When someone has cellulitis, they may notice that the classic signs, such as swelling and redness or discoloration, reduce as they start to heal. In addition, an area that a doctor has marked on the skin to monitor the spread of infection may decrease in size.
Cellulitis is a common bacterial skin infection affecting over
Doctors treat cellulitis with antibiotics, which they administer orally or intravenously, depending on the severity of the infection.
This article explores signs that cellulitis is healing, explaining what someone should look for. In addition, it discusses recovery timelines, tips for recovery, and when someone should speak with a doctor.
A person with cellulitis may notice that their
Additionally, experts explain that doctors
As cellulitis starts to heal, a person may notice that the inflammation stops spreading and that the area the doctor has marked out begins to reduce in size.
The American Academy of Dermatology (AAD) notes that most people with cellulitis take oral antibiotics for 7–14 days and should see an improvement in their symptoms within 24–48 hours. However, if the infection is severe, individuals may need to stay in the hospital for a week or more to receive antibiotics intravenously.
The AAD highlights the following recovery tips for someone at home:
- Care for the wound by covering the skin and changing dressings as a healthcare professional advises.
- Take time to rest and allow the body to heal to prevent complications.
- Elevate the body part with cellulitis, if possible, to reduce swelling.
- Make sure healthcare professionals are aware of other skin conditions that may have caused the cellulitis, such as athlete’s foot, and follow any treatment instructions for those conditions.
If someone experiences inflammation and other symptoms of cellulitis on their skin, they need to consult a doctor who can establish the exact cause. Cellulitis can result from anything that causes a break in the skin or makes the body more susceptible to bacteria,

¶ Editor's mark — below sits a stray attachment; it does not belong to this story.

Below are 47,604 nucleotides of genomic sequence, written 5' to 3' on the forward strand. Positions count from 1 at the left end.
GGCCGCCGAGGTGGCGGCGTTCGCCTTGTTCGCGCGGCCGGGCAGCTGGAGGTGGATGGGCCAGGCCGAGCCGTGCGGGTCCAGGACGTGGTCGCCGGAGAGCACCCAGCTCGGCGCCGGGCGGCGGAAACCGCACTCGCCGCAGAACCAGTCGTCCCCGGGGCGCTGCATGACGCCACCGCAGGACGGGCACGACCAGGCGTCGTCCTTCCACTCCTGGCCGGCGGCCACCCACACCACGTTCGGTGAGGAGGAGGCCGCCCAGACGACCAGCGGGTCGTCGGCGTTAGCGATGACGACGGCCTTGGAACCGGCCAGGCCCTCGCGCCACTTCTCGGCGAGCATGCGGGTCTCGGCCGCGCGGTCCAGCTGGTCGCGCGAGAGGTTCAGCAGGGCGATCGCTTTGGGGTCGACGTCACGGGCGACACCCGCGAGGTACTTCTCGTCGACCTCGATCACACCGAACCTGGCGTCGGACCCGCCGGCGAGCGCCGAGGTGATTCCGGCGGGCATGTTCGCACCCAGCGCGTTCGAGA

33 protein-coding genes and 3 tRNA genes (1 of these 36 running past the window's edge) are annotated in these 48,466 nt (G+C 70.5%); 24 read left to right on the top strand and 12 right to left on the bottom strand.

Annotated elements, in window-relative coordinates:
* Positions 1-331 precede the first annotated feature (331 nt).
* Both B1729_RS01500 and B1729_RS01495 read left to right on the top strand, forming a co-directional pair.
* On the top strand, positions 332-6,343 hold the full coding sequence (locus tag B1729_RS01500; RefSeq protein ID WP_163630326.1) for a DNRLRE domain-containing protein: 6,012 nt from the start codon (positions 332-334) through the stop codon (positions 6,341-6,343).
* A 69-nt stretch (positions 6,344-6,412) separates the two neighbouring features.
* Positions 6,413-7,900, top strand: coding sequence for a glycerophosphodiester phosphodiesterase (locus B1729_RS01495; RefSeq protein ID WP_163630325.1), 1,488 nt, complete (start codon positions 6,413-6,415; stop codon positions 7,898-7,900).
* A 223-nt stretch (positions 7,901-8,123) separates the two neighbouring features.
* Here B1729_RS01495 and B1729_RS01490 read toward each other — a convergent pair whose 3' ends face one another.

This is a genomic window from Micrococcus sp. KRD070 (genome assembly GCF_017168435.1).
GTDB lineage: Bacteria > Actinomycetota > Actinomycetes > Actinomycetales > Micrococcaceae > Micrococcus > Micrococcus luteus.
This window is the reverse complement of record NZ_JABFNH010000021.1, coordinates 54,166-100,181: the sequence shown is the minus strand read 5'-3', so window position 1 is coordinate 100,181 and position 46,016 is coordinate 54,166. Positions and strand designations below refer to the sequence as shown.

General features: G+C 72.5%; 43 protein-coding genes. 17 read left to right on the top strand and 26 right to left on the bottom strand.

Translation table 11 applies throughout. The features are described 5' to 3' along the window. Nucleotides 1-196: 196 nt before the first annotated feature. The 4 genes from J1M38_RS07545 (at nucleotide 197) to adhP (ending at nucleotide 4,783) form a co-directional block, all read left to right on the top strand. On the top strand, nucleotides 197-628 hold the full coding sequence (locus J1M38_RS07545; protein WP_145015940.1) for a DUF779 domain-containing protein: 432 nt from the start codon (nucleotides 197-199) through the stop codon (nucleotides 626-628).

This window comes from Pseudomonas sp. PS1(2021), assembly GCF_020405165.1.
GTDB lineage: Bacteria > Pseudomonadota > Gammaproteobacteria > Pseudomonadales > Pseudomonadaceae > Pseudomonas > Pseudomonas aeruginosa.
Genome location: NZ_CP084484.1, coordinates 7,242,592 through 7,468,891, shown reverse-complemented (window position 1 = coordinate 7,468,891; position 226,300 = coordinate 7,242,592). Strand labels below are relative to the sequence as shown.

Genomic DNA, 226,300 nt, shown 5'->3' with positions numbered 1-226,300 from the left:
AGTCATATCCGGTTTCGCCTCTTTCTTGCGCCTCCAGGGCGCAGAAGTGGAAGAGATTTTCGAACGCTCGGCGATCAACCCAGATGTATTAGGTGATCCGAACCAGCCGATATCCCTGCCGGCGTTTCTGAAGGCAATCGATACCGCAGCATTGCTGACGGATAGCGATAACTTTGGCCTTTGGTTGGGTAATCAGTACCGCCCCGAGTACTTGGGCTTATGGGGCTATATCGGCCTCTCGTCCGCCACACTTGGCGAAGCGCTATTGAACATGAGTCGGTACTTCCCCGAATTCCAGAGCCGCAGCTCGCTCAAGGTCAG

- insect or animal bites
- intravenous punctures such as injection sites
- tattoos and piercings
- pressure ulcers
- surgical incisions
- fissures between toes
- conditions that affect the skin, such as athlete’s foot and eczema
- other conditions such as HIV and diabetes
- certain medications such as corticosteroids
A person with cellulitis needs antibiotics to treat the condition. People with cellulitis typically receive oral antibiotics, but doctors may administer them intravenously if the infection is severe. A person should take the whole course of antibiotics as a healthcare professional advises.
The CDC also notes that sometimes people experience complications from cellulitis, although this is uncommon. Serious infections resulting from cellulitis include:
- bacteremia, a type of blood infection
- osteomyelitis, an infection and inflammation of the bone
- endocarditis, a rare condition that involves inflammation of the heart lining, heart muscles, and heart valves
- thrombophlebitis, the inflammation of a vein due to a blood clot
- septic arthritis, which involves a sudden, severe infection of a joint
The AAD notes that anyone with cellulitis has a higher risk of getting it again, so someone should look out for signs and contact their doctor if they notice them.
Experts estimate that cellulitis has an
People can speak with a doctor if they think their cellulitis may be worsening or if they experience a recurrence of the infection.
Cellulitis causes various skin symptoms, including swelling, redness or discoloration, and pain. Doctors may mark out an area of skin that has developed cellulitis to monitor a person’s recovery.
As cellulitis heals, the spread of infection in the skin ceases, and a person may notice the area of inflammation reducing in size. They may also experience less pain or tenderness and decreased redness in the area.
People with cellulitis usually require oral antibiotics and may start to notice an improvement in symptoms in 1–2 days. However, the condition can lead to more severe complications, such as sepsis, infection, and inflammation in other body areas, such as the heart or bones.
If a doctor suspects the infection has spread, they may require a person to stay in the hospital to assess them and administer intravenous antibiotics.
People can speak with a doctor for further information about cellulitis on an individual basis.